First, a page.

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Google Shuts Down UA: Everything You Need to Know

On 1 July 2024, Google officially shut down Universal Analytics, its legacy web analytics platform. This marked the final shift in the transition to Google Analytics 4 (GA4). This transition has been a long time coming—two years to be exact. During this time, Google has issued a series of updates and announcements, advising marketers to migrate to GA4 in order to avoid losing data.

But why has GA4 replaced UA? How does it impact your website? And how can you save your historical data if you haven’t already? Here’s everything you need to know about the transition from UA to GA4.

What is Universal Analytics (UA)?

Universal Analytics (UA) is Google’s previous generation of Google Analytics, which was first announced in 2012. It became the standard for collecting, organising and analysing website data until October 2020, when the latest model, GA4, was released.

What is Google Analytics 4 (GA4)?

Google Analytics 4 (GA4) is Google’s current analytics platform. This enhanced model was designed to provide a more granular understanding of user behaviour. It offers cross-platform tracking, allowing for seamless user journey analysis across websites and apps.

What’s the Difference Between GA4 and UA?

While GA4 and UA are related, there are some significant differences between the two. The biggest differences include their data collection models, cross-platform tracking and machine learning capabilities, as well as reporting and integration.

Data Collection Models

UA and GA4 are powered by different data models. The predecessor, UA, was a session-based data model. It collected data on various types of hits, including pageviews, events, bounce rate, transactions and social interactions. This data was organised by sessions, collections of interactions (hits) within a given time frame.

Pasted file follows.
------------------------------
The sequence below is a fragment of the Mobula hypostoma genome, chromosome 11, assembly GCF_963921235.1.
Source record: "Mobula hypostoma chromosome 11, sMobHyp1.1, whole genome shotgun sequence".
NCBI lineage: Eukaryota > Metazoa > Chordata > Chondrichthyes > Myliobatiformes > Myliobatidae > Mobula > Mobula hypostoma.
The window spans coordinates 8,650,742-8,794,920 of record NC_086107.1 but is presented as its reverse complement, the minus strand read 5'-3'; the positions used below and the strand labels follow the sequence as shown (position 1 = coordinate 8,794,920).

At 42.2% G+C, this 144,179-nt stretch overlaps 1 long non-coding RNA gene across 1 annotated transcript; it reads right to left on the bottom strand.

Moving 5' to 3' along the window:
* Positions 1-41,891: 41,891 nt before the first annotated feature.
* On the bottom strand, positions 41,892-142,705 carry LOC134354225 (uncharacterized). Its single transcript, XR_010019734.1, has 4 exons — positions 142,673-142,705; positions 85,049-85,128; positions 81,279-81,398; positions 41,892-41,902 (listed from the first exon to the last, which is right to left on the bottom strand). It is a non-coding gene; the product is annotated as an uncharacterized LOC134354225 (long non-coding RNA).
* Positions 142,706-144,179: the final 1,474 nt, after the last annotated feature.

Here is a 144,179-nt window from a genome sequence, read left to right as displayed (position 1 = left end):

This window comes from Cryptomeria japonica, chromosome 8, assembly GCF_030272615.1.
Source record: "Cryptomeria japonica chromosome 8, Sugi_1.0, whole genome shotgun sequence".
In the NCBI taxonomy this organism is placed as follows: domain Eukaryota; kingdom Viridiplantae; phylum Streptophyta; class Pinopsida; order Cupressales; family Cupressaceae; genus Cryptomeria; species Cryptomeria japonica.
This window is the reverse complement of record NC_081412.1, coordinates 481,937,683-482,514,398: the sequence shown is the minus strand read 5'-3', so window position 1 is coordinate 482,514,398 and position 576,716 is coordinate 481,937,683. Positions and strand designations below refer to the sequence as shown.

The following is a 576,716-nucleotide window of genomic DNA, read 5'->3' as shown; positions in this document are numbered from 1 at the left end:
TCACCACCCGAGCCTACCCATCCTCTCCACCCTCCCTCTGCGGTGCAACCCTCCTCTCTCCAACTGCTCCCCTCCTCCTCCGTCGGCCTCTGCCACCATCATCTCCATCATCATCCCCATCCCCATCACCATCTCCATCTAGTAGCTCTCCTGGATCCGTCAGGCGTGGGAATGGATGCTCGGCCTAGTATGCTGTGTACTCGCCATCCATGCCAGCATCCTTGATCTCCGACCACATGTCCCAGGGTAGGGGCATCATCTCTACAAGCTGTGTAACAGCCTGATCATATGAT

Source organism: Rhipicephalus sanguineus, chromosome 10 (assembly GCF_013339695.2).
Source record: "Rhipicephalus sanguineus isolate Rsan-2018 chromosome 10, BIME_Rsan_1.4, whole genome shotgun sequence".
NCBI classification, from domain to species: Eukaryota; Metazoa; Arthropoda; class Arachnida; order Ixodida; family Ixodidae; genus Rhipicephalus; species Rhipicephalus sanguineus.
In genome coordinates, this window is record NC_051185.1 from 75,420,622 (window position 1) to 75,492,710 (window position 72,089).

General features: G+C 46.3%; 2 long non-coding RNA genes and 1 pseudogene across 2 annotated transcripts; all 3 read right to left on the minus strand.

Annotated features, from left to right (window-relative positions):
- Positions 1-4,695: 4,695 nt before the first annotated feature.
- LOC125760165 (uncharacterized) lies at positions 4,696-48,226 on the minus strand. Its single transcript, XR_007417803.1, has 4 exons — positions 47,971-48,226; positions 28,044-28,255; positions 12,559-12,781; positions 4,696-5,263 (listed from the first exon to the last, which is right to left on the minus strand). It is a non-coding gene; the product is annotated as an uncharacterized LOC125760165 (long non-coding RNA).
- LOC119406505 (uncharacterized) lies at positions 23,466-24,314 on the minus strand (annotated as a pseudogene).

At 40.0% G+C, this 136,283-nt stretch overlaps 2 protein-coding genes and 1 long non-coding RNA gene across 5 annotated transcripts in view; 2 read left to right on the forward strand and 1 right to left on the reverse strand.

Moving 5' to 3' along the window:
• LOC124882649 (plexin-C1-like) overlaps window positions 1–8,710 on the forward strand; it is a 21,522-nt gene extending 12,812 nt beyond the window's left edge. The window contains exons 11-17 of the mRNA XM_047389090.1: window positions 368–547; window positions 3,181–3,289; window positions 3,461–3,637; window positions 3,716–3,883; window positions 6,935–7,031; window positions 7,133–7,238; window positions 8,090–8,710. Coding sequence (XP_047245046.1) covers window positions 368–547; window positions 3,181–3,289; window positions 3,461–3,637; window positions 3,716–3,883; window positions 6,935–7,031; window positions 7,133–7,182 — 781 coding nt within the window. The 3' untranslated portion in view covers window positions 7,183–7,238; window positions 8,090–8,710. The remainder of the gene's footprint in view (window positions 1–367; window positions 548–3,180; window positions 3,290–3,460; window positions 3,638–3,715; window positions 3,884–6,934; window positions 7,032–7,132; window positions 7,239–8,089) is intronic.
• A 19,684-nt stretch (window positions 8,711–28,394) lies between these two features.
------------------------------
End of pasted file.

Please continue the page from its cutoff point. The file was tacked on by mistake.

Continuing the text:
The current platform, GA4, is a user-centric, event-based model. It works by tracking individual users and their interactions instead of monitoring sessions. While UA allowed users to manually set up events, GA4 tracks events automatically. This supplies a more detailed data set that encompasses every stage of the user’s journey.

Cross-Platform Tracking

UA provided limited cross-platform tracking. Like events, tracking users across web and mobile required additional setup and integration. In contrast, GA4 offers cross-platform tracking from the ground up. This is because GA4 takes a more holistic approach, tracking users across different devices, platforms and sessions to compile data into unified properties.

Machine Learning

As you would expect, GA4 features more advanced machine learning. It’s capable of supplying a range of automated insights, anomaly detection and predictive metrics. These predictive metrics process user data to forecast future behaviours, generating predictions that encompass revenue, purchase probability and churn probability. 


UA featured pre-defined reports that could be customised and filtered by views. In contrast, GA reports are powered by highly customisable data streams. These data streams produce an endless data loop. They work by collecting information from your touchpoint(s) (e.g. your website or app) and feeding it back to your Analytics. 


These two platforms also deliver very different integration experiences. GA4 seamlessly integrates with Google products including Google Ads, BigQuery and Google Marketing Platform. UA offered fewer integrations and many of these required additional configuration. 

Why Has GA4 Replaced UA?

According to Google, GA4 ‘was designed to be able to evolve for the future and built with privacy at its core.’ It was created to provide customisable data and future-proof analytics, ensuring the platform remains effective as the world of search continues to evolve.